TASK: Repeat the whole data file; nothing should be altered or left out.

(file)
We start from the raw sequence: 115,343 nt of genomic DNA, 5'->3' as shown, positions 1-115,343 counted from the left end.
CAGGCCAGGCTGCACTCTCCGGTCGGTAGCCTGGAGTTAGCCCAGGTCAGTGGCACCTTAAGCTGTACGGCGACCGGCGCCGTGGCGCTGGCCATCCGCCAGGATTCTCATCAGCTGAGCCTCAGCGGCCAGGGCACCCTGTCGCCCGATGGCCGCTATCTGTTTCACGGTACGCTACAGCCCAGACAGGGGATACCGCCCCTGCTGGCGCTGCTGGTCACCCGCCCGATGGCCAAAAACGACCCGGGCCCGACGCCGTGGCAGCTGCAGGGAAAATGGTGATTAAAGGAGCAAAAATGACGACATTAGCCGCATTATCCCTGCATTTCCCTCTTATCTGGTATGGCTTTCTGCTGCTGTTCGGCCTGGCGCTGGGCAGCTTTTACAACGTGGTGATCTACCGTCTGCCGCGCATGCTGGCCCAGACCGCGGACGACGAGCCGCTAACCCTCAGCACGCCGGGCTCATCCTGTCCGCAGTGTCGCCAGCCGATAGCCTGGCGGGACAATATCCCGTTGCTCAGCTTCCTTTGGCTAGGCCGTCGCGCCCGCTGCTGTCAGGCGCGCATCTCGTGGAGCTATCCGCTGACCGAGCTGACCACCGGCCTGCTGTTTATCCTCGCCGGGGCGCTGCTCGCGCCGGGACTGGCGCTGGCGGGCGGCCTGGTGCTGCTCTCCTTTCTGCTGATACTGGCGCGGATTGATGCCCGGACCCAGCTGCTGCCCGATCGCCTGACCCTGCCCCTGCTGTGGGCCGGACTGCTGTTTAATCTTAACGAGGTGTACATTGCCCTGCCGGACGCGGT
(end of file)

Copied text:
We start from the raw sequence: 115,343 nt of genomic DNA, 5'->3' as shown, positions 1-115,343 counted from the left end.
CAGGCCAGGCTGCACTCTCCGGTCGGTAGCCTGGAGTTAGCCCAGGTCAGTGGCACCTTAAGCTGTACGGCGACCGGCGCCGTGGCGCTGGCCATCCGCCAGGATTCTCATCAGCTGAGCCTCAGCGGCCAGGGCACCCTGTCGCCCGATGGCCGCTATCTGTTTCACGGTACGCTACAGCCCAGACAGGGGATACCGCCCCTGCTGGCGCTGCTGGTCACCCGCCCGATGGCCAAAAACGACCCGGGCCCGACGCCGTGGCAGCTGCAGGGAAAATGGTGATTAAAGGAGCAAAAATGACGACATTAGCCGCATTATCCCTGCATTTCCCTCTTATCTGGTATGGCTTTCTGCTGCTGTTCGGCCTGGCGCTGGGCAGCTTTTACAACGTGGTGATCTACCGTCTGCCGCGCATGCTGGCCCAGACCGCGGACGACGAGCCGCTAACCCTCAGCACGCCGGGCTCATCCTGTCCGCAGTGTCGCCAGCCGATAGCCTGGCGGGACAATATCCCGTTGCTCAGCTTCCTTTGGCTAGGCCGTCGCGCCCGCTGCTGTCAGGCGCGCATCTCGTGGAGCTATCCGCTGACCGAGCTGACCACCGGCCTGCTGTTTATCCTCGCCGGGGCGCTGCTCGCGCCGGGACTGGCGCTGGCGGGCGGCCTGGTGCTGCTCTCCTTTCTGCTGATACTGGCGCGGATTGATGCCCGGACCCAGCTGCTGCCCGATCGCCTGACCCTGCCCCTGCTGTGGGCCGGACTGCTGTTTAATCTTAACGAGGTGTACATTGCCCTGCCGGACGCGGT